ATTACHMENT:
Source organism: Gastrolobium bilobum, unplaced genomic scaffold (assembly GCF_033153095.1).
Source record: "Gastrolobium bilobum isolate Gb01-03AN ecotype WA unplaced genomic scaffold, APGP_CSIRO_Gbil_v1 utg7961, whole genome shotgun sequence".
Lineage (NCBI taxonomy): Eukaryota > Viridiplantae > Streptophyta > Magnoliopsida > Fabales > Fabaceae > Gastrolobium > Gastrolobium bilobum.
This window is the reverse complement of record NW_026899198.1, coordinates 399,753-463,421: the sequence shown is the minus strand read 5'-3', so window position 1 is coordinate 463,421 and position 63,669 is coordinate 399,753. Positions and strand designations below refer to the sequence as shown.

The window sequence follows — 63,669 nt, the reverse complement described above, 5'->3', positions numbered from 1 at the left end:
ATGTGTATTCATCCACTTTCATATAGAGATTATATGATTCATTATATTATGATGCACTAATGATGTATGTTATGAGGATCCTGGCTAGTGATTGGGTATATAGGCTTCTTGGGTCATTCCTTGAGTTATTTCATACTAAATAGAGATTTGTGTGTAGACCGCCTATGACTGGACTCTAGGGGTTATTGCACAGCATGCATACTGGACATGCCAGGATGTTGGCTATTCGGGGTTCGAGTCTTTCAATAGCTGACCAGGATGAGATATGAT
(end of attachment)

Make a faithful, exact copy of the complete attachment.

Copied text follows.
Source organism: Gastrolobium bilobum, unplaced genomic scaffold (assembly GCF_033153095.1).
Source record: "Gastrolobium bilobum isolate Gb01-03AN ecotype WA unplaced genomic scaffold, APGP_CSIRO_Gbil_v1 utg7961, whole genome shotgun sequence".
Lineage (NCBI taxonomy): Eukaryota > Viridiplantae > Streptophyta > Magnoliopsida > Fabales > Fabaceae > Gastrolobium > Gastrolobium bilobum.
This window is the reverse complement of record NW_026899198.1, coordinates 399,753-463,421: the sequence shown is the minus strand read 5'-3', so window position 1 is coordinate 463,421 and position 63,669 is coordinate 399,753. Positions and strand designations below refer to the sequence as shown.

The window sequence follows — 63,669 nt, the reverse complement described above, 5'->3', positions numbered from 1 at the left end:
ATGTGTATTCATCCACTTTCATATAGAGATTATATGATTCATTATATTATGATGCACTAATGATGTATGTTATGAGGATCCTGGCTAGTGATTGGGTATATAGGCTTCTTGGGTCATTCCTTGAGTTATTTCATACTAAATAGAGATTTGTGTGTAGACCGCCTATGACTGGACTCTAGGGGTTATTGCACAGCATGCATACTGGACATGCCAGGATGTTGGCTATTCGGGGTTCGAGTCTTTCAATAGCTGACCAGGATGAGATATGAT